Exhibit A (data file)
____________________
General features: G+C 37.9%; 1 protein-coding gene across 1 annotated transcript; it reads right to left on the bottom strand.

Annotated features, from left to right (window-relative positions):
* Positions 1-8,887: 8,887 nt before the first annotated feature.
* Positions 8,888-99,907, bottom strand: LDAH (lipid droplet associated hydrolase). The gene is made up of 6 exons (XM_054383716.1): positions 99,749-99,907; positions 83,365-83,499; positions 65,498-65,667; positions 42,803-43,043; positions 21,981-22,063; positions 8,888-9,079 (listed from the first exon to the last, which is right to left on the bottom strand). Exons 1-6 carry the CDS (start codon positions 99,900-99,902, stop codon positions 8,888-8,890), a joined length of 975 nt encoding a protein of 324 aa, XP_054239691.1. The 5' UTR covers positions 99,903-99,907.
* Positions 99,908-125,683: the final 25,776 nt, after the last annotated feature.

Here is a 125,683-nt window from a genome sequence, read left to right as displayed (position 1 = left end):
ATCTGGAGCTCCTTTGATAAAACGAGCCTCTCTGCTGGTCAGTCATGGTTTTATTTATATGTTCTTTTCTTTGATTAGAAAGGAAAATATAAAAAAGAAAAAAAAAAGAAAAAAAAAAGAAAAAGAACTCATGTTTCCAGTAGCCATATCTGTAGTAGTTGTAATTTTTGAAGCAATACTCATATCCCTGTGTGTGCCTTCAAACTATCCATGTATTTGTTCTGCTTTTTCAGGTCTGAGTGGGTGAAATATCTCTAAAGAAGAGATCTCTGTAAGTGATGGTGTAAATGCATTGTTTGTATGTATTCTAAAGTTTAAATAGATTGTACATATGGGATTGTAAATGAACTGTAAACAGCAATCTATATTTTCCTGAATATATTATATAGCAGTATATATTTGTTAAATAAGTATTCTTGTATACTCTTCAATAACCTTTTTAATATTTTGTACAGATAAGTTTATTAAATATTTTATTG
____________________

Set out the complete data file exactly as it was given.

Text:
General features: G+C 37.9%; 1 protein-coding gene across 1 annotated transcript; it reads right to left on the bottom strand.

Annotated features, from left to right (window-relative positions):
* Positions 1-8,887: 8,887 nt before the first annotated feature.
* Positions 8,888-99,907, bottom strand: LDAH (lipid droplet associated hydrolase). The gene is made up of 6 exons (XM_054383716.1): positions 99,749-99,907; positions 83,365-83,499; positions 65,498-65,667; positions 42,803-43,043; positions 21,981-22,063; positions 8,888-9,079 (listed from the first exon to the last, which is right to left on the bottom strand). Exons 1-6 carry the CDS (start codon positions 99,900-99,902, stop codon positions 8,888-8,890), a joined length of 975 nt encoding a protein of 324 aa, XP_054239691.1. The 5' UTR covers positions 99,903-99,907.
* Positions 99,908-125,683: the final 25,776 nt, after the last annotated feature.

Here is a 125,683-nt window from a genome sequence, read left to right as displayed (position 1 = left end):
ATCTGGAGCTCCTTTGATAAAACGAGCCTCTCTGCTGGTCAGTCATGGTTTTATTTATATGTTCTTTTCTTTGATTAGAAAGGAAAATATAAAAAAGAAAAAAAAAAGAAAAAAAAAAGAAAAAGAACTCATGTTTCCAGTAGCCATATCTGTAGTAGTTGTAATTTTTGAAGCAATACTCATATCCCTGTGTGTGCCTTCAAACTATCCATGTATTTGTTCTGCTTTTTCAGGTCTGAGTGGGTGAAATATCTCTAAAGAAGAGATCTCTGTAAGTGATGGTGTAAATGCATTGTTTGTATGTATTCTAAAGTTTAAATAGATTGTACATATGGGATTGTAAATGAACTGTAAACAGCAATCTATATTTTCCTGAATATATTATATAGCAGTATATATTTGTTAAATAAGTATTCTTGTATACTCTTCAATAACCTTTTTAATATTTTGTACAGATAAGTTTATTAAATATTTTATTG